Cleveland Police Reach Settlement With Justice Department Officials Following Two-Year Investigation

The New York Times reported on Monday that the Cleveland Police and Justice Department Officials had reached a settlement concerning what the department cited as a "pattern of unconstitutional policing and excessive use of force," following a scathing two-year investigation. Authorities close to the situation said an announcement could come as early as Tuesday. The settlement follows a Cuyahoga County judge's decision on Saturday not to convict Cleveland Police officer Michael Brelo for the deaths of two unarmed black citizens, Timothy Russell and Malissa Williams — a decision which immediately incited frustrated protests on a national stage.

While the Times could not specify exactly what sort of deal the city had reached with the Justice Department, it is likely Cleveland authorities will be required to acquiesce to certain independent monitoring conditions, meant to "oversee changes" within local police precincts, and implement further use-of-force training procedures like those in Ferguson, Missouri, reported the paper.

In December of last year, Justice Department officials released a report highlighting several instances of excessive force within police ranks. Just days prior to the report's release, the police department again came under fire for the death of 12-year-old African American child Tamir Rice, who had been brandishing a pellet gun when he was shot down by officers within moments of their arrival on the scene. It was later revealed that the witness who had originally called emergency dispatchers allegedly told them that the gun was fake, prompting further accusations of police brutality from the public.

The Justice Department inquiry was originally opened in 2013, following Russell and Williams' deaths the year before. Investigators found that the two had been shot to death after a high-speed police chase which ended with officers riddling the Chevy Malibu with 137 bullets. Brelo, who was on the call that night, had purportedly climbed atop the vehicle and fired 15 times, hitting both Russell and Williams and fatally wounding them. On Saturday, Brelo was acquitted of any wrongdoing, but remained on paid leave.

Following a 2011 car chase, the Justice Department also found that police had used excessive force on an unarmed man when, after pinning him to the ground and handcuffing him, they allegedly began kicking him in the head. Only a year earlier, officials reported, one officer had allegedly shot at a suspect as he drove away in his car, hitting him in the shoulder.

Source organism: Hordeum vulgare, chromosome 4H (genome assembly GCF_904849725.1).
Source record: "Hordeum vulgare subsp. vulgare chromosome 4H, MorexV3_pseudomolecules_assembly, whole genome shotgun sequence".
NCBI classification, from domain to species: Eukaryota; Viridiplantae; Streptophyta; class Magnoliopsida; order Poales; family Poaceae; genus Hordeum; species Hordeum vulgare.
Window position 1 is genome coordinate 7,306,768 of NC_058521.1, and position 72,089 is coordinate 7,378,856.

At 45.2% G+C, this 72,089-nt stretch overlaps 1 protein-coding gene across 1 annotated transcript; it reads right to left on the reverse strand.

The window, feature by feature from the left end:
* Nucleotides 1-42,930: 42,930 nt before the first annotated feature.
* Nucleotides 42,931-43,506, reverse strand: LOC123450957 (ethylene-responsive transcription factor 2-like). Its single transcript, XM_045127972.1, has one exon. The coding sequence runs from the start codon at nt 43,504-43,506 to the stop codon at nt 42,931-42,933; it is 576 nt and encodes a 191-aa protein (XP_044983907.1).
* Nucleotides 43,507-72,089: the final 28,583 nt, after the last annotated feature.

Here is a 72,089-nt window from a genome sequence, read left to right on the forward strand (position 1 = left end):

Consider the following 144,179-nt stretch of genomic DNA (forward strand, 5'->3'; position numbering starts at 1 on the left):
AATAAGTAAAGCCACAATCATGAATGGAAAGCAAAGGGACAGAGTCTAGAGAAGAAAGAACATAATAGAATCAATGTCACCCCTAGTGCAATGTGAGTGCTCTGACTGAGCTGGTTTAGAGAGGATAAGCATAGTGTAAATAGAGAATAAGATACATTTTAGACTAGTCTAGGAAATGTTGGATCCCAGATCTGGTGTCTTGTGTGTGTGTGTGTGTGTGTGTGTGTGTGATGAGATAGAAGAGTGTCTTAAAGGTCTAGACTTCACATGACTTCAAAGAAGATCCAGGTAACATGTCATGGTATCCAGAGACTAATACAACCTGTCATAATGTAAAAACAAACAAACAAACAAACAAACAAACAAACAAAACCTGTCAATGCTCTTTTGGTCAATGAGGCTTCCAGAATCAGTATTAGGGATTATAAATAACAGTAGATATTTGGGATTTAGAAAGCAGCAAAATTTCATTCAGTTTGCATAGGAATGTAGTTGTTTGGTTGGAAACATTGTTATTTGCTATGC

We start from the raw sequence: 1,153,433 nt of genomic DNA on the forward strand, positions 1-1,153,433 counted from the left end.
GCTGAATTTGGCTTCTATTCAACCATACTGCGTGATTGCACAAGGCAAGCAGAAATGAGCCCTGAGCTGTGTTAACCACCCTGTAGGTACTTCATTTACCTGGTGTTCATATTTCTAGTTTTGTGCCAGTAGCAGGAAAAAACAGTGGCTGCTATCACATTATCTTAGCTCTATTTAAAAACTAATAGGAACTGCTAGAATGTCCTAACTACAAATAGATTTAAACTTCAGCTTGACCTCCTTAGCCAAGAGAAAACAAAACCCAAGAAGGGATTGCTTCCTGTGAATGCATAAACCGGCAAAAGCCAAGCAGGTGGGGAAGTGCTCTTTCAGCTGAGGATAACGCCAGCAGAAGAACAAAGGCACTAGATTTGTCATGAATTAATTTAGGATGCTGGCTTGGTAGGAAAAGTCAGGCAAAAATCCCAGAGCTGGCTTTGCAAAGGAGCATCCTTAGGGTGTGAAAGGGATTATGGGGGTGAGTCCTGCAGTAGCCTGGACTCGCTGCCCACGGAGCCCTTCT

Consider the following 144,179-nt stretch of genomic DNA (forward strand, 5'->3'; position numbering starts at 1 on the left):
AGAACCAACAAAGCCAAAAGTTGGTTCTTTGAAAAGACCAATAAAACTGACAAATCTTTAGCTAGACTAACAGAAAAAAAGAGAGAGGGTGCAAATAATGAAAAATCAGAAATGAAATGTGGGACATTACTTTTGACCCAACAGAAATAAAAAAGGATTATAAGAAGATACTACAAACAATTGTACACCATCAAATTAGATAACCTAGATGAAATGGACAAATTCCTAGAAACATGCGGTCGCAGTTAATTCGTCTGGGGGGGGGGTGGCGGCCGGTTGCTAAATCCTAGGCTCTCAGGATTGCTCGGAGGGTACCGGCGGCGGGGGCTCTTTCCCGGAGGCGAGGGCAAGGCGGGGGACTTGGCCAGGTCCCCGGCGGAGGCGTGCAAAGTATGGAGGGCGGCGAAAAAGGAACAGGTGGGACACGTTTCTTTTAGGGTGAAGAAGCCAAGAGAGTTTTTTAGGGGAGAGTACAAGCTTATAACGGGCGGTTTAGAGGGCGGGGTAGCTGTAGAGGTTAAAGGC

The incidents, as well as several more cited in their official report, represented a clear pattern of use-of-force issues, said Justice Department officials. In their findings, they wrote:

Discipline is so rare that no more than 51 officers out of a sworn force of 1,500 were disciplined in any fashion in connection with a use of force incident over a three-and-a half-year period.
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The report also concluded that, while Cleveland Police officers were indeed working hard to maintain a safe atmosphere for the community, the specific incidents of misconduct had tarnished their trust and reputation with the community:

We recognize the challenges faced by officers in Cleveland and in communities across the nation every day. Policing can be dangerous. At times, officers must use force, including deadly force, to protect lives, including their own. ... Nonetheless, we found that CDP officers engage in excessive force far too often, and that the use of excessive force by CDP officers is neither isolated, nor sporadic.
Making constitutional policing a core Division value, and building systems of real accountability that carry out that value, will support the vast majority of CDP officers who strive to and do uphold their oaths to protect and serve the City of Cleveland. This will foster trust with the community, allowing all CDP officers to perform their jobs more safely and effectively.

Officials are expected to announce the terms of the settlement later this week.

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